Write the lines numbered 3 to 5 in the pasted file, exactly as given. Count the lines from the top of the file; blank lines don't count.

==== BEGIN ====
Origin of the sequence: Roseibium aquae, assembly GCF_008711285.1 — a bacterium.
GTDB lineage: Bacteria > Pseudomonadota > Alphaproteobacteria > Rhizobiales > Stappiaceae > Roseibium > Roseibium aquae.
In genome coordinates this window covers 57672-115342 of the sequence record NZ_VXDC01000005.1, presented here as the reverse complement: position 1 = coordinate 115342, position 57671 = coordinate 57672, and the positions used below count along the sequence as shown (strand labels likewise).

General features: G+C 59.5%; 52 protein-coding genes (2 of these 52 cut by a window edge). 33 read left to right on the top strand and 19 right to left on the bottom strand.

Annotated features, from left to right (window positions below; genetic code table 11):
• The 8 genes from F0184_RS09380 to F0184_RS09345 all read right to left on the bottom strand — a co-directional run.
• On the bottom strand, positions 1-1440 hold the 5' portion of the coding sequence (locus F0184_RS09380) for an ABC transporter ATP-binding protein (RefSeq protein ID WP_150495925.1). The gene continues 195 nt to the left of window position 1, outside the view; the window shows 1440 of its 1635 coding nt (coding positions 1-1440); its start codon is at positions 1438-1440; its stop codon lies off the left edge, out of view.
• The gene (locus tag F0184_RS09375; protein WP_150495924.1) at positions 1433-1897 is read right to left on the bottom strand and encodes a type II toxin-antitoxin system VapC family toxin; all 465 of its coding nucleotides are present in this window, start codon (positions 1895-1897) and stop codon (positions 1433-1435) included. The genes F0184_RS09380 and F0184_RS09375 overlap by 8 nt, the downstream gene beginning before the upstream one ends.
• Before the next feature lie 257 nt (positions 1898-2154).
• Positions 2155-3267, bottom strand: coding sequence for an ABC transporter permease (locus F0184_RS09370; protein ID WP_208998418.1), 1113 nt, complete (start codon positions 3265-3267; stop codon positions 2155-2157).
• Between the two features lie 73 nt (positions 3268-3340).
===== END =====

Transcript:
In genome coordinates this window covers 57672-115342 of the sequence record NZ_VXDC01000005.1, presented here as the reverse complement: position 1 = coordinate 115342, position 57671 = coordinate 57672, and the positions used below count along the sequence as shown (strand labels likewise).

General features: G+C 59.5%; 52 protein-coding genes (2 of these 52 cut by a window edge). 33 read left to right on the top strand and 19 right to left on the bottom strand.

Annotated features, from left to right (window positions below; genetic code table 11):